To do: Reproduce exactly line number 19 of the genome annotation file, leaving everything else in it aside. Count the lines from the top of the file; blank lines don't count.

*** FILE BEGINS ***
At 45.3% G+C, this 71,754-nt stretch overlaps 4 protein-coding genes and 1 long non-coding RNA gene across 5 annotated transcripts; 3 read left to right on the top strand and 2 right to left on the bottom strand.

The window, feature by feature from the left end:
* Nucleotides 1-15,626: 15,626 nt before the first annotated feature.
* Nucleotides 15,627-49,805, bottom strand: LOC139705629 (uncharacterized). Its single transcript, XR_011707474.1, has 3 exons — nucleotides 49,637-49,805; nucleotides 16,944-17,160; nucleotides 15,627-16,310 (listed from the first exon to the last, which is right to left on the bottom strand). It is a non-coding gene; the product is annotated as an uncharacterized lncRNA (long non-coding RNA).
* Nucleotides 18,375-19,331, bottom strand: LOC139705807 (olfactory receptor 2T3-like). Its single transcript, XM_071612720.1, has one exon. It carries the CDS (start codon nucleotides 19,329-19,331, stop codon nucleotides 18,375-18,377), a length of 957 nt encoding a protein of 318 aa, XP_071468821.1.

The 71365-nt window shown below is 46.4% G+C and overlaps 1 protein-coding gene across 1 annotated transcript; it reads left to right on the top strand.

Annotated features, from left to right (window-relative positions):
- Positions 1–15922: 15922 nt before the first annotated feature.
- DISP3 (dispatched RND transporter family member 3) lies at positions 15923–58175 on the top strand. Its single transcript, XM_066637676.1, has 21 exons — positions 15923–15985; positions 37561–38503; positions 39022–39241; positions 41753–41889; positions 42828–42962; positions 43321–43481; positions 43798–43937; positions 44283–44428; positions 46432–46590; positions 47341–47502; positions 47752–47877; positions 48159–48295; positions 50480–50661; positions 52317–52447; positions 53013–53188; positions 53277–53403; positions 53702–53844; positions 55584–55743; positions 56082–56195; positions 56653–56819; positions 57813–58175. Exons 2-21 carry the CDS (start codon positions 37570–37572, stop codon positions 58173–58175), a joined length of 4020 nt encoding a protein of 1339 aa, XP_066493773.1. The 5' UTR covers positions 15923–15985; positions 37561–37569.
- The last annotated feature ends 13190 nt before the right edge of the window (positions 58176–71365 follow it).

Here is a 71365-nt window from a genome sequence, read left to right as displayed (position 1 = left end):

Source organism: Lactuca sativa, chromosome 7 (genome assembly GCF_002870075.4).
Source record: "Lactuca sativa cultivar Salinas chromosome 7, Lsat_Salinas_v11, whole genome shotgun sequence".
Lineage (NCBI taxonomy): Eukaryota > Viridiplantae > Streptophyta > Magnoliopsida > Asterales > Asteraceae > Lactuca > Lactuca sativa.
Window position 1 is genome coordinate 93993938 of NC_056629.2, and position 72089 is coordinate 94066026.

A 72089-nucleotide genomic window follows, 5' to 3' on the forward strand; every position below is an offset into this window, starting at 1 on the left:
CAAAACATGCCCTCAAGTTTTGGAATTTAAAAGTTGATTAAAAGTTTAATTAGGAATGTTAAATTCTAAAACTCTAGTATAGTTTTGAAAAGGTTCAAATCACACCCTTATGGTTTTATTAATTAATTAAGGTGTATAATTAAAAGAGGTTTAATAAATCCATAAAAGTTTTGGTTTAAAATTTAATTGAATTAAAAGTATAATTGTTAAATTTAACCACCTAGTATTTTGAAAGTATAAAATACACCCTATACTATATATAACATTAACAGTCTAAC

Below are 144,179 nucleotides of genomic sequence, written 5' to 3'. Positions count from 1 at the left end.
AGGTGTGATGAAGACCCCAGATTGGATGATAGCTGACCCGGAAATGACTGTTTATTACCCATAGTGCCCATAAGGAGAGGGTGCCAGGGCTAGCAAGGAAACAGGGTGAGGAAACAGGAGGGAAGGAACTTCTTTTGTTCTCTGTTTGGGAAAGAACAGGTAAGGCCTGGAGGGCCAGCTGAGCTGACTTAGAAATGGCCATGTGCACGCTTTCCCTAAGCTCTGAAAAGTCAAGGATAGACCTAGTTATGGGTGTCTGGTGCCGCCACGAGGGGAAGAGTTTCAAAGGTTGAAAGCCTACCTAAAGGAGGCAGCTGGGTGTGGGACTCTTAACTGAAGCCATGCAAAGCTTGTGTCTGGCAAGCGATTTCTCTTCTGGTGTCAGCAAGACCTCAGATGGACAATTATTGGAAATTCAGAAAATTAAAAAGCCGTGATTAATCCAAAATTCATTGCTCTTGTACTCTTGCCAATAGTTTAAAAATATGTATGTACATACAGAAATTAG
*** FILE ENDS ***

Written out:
AGGTGTGATGAAGACCCCAGATTGGATGATAGCTGACCCGGAAATGACTGTTTATTACCCATAGTGCCCATAAGGAGAGGGTGCCAGGGCTAGCAAGGAAACAGGGTGAGGAAACAGGAGGGAAGGAACTTCTTTTGTTCTCTGTTTGGGAAAGAACAGGTAAGGCCTGGAGGGCCAGCTGAGCTGACTTAGAAATGGCCATGTGCACGCTTTCCCTAAGCTCTGAAAAGTCAAGGATAGACCTAGTTATGGGTGTCTGGTGCCGCCACGAGGGGAAGAGTTTCAAAGGTTGAAAGCCTACCTAAAGGAGGCAGCTGGGTGTGGGACTCTTAACTGAAGCCATGCAAAGCTTGTGTCTGGCAAGCGATTTCTCTTCTGGTGTCAGCAAGACCTCAGATGGACAATTATTGGAAATTCAGAAAATTAAAAAGCCGTGATTAATCCAAAATTCATTGCTCTTGTACTCTTGCCAATAGTTTAAAAATATGTATGTACATACAGAAATTAG